I’ve been asking myself if something is wrong with me at least once a week for a while now. It’s not out of a pity or a reverse way of puffing myself up—it’s a legitimate question I ask. It’s not necessarily a healthy way to approach things…it’s actually a little cynical and self-degrading for my taste. But it seems to be a natural question these days. Why? Community is hard. Really hard. I think over the last ten years, I’ve always thought the next stage of life would be easier with friends. In high school, college would be easier simply because there would be MORE girls….my senior class had EIGHT girls, counting myself. College happened, and while I met a couple of lifelong friends there, I remember talking with my roommate about how we would have made more friends if we had joined a sorority and how great the next stage of life would be because we would be married and have couple friends. Now, weekends with her (& our husbands & kids) are coveted—we talk about them, looking forward to them for weeks, planning potential meals to make and activities to cram in our short window of time.

That's all 8 of us senior girls when our bus broke down way early in the morning. I obviously won the pajama award.

That’s all 8 of us senior girls when our bus broke down way early in the morning. I obviously won the pajama award.

That time I thought my freshman roommates forgot about my birthday & walked into THIS. #MeanGirlsinthebackground

That time I thought my freshman roommates forgot about my birthday & walked into THIS.         #MeanGirlsinthebackground

Sophomores! 083

I’d move back into our cute little college house in a hot second.

Yes. We dressed up as different decades & then went to the movies. #AbileneFun

Yes. We dressed up as different decades & then went to the movies. #AbileneFun

....Or that time we all bought outfits at Goodwill and invited others to do the same for a dinner party.

….Or that time we all bought outfits at Goodwill and invited others to do the same for a dinner party.

Blake & I got married, but couple friends did not fall out of the clear, blue sky like I apparently thought would happen. Our community was our work environments, and thankfully we both had great ones, but nobody was in the same stage of life as us. Church was hard. It was really hard to meet people that way. For the first time, it became a strong, valid question of choosing a church for what we would be fed spiritually versus what we would be fed community-wise. We wanted both, but it just didn’t seem to be there for us.

That dream when we walked through mountains in Colorado in June...& there was snow.

That dream when we walked through mountains in Colorado in June…& there was snow.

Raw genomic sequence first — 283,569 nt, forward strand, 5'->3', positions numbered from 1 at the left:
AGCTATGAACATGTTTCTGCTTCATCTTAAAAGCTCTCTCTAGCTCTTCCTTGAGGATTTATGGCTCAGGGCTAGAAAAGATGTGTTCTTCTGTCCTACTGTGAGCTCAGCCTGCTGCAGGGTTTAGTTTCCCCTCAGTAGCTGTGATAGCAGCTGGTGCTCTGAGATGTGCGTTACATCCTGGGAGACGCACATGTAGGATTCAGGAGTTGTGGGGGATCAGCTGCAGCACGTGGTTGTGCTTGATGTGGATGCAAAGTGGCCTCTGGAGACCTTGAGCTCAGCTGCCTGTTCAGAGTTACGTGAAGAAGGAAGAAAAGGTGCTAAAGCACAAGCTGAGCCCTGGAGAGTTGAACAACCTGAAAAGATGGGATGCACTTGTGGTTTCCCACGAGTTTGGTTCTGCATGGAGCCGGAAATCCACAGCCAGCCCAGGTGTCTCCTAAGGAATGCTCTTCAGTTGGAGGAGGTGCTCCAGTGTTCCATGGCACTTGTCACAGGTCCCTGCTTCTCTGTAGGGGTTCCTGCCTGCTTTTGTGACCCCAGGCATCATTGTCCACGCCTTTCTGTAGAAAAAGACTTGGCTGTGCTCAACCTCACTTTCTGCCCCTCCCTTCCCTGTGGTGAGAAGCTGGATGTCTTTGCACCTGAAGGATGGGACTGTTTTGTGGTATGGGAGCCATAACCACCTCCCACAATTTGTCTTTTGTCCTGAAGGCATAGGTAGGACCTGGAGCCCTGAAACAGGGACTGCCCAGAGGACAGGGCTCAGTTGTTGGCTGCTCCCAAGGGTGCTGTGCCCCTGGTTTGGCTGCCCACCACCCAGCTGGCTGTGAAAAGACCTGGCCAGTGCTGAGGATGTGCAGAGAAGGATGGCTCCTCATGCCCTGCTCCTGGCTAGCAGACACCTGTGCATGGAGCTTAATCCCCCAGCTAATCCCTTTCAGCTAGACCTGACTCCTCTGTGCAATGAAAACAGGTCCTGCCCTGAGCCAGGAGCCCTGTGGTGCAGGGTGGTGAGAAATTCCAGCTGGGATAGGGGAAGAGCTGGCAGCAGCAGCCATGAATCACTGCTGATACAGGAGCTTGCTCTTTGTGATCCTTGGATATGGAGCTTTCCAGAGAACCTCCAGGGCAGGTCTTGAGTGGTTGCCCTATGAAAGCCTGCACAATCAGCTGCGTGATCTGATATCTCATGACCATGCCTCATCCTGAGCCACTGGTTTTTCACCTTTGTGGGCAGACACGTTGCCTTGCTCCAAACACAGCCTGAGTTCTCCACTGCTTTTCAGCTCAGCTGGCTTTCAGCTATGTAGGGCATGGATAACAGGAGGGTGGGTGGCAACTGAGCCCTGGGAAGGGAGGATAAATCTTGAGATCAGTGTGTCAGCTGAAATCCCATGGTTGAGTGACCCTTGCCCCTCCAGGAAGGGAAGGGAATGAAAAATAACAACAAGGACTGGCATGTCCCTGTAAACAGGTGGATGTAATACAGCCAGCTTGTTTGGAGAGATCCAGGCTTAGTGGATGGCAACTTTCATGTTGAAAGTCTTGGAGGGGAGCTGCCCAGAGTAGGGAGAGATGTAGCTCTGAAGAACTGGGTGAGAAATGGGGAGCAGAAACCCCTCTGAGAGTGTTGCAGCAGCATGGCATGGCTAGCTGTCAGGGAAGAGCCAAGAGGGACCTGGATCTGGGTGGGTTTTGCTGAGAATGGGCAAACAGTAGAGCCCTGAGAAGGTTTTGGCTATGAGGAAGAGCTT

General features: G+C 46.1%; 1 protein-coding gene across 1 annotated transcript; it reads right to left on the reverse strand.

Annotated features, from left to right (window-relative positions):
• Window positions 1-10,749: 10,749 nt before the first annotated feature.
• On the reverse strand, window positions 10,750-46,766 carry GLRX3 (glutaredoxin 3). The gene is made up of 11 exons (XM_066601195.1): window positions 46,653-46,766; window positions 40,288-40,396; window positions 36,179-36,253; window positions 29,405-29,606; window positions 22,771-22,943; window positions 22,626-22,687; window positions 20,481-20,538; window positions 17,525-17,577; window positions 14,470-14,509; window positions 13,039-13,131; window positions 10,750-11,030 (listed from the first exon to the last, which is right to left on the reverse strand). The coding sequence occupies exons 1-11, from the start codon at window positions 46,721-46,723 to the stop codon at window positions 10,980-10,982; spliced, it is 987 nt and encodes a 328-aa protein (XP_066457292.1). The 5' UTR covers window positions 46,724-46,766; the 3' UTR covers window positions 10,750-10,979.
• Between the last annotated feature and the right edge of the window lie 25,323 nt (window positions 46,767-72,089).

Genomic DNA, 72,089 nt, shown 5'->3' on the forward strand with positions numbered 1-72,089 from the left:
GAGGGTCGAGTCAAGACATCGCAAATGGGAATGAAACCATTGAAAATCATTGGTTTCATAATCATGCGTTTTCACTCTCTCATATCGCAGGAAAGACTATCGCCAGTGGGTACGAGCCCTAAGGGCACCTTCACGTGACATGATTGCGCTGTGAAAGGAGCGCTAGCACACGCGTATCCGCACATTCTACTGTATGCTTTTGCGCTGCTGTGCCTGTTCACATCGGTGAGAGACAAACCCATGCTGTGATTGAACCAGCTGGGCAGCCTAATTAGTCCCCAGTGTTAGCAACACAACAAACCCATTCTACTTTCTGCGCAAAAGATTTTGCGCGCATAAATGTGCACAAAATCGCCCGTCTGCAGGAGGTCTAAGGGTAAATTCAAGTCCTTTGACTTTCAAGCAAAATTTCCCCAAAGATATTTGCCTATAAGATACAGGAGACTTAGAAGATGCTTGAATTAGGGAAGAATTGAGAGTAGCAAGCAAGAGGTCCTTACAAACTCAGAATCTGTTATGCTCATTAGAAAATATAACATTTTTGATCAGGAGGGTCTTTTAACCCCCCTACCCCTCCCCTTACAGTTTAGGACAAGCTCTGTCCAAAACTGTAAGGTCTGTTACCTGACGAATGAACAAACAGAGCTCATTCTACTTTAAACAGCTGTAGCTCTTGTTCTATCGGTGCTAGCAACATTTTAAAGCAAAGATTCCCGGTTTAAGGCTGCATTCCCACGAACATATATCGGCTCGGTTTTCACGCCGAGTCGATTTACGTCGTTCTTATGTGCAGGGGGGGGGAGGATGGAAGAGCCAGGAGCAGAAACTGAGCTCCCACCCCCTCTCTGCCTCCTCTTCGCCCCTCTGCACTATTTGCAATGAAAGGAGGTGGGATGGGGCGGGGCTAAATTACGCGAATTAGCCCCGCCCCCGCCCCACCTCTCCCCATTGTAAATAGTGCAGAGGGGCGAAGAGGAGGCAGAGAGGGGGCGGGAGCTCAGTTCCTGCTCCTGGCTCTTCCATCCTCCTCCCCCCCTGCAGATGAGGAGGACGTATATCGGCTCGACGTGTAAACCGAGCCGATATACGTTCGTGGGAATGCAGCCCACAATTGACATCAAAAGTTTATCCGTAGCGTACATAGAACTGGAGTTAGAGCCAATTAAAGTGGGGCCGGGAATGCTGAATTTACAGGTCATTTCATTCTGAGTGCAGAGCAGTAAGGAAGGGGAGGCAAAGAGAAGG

Then a lot of change happened all at once. We got pregnant, Blake changed jobs, and we moved, so I left my job, too. We were starting completely over with a baby on the way. We knew if we wanted community, we had to move fast. We visited churches and fell in love with the church we’re still at immediately. They don’t have Sunday school (is that term even used anymore?), but we joined a community group nearly right away. I was just shy of being 7 months pregnant. While having community group is great and important, it’s hard when the group is small while also being your primary outlet. We don’t go to the same service as anyone in our group, so it’s very normal to only talk with the nursery workers on Sunday mornings. I don’t feel sorry for us because of that—we haven’t been intentional regarding meeting anyone else—community takes being intentional, & church is one area, a pretty big area, where we struggle.

I joined a first time mom’s group in Dallas when Collins was just six weeks old. It was an eight week course that met once a week, but the whole idea was building community, so I jumped at the chance. The hard part was all the girls lives in Dallas…except me. And while a 30-45 minute drive may not seem like much normally, it is a handful as a new mom. So I understood when I tried hosting play dates or cookouts for the whole family a few different times and nobody could come. Or at least I tried to understand. I really thought that if someone else was doing the hosting, I would do my best to be there….because I craved the community. But maybe it was me that was messing things up? Maybe it wasn’t the 30 minute drive or whatever other barrier provided an out….maybe it was me. We can feel so strong one moment….and then something happens, and our confidence comes tumbling down. Even when things were completely out of our control, we question ourselves like we’re on trial. All the while, we’re deeply hoping a truth will appear reminding us of our worth…reminding us we aren’t just big failures. There is a palpable battle happening within us—one side strives to make us feel like trash…the other to make us strong. It may look black and white and so very simple on paper, but in life, it’s real. The battle rages, and we have to cling to Truth. We have to remember who our souls belong to if we are to remain intact.

He longs for us.

“This I know, that God is for me.”  -Psalm 56:9

He pursues us to make us more like Him. That requires work. That requires pursuing Him back.

“Create in me a clean heart, O God, and renew a right spirit within me.”  -Psalm 51:10

He is our joy. He is our satisfaction.

“You make known to me the path of life; in your presence there is fullness of joy; at your right hand are pleasures forevermore.”  -Psalm 16:11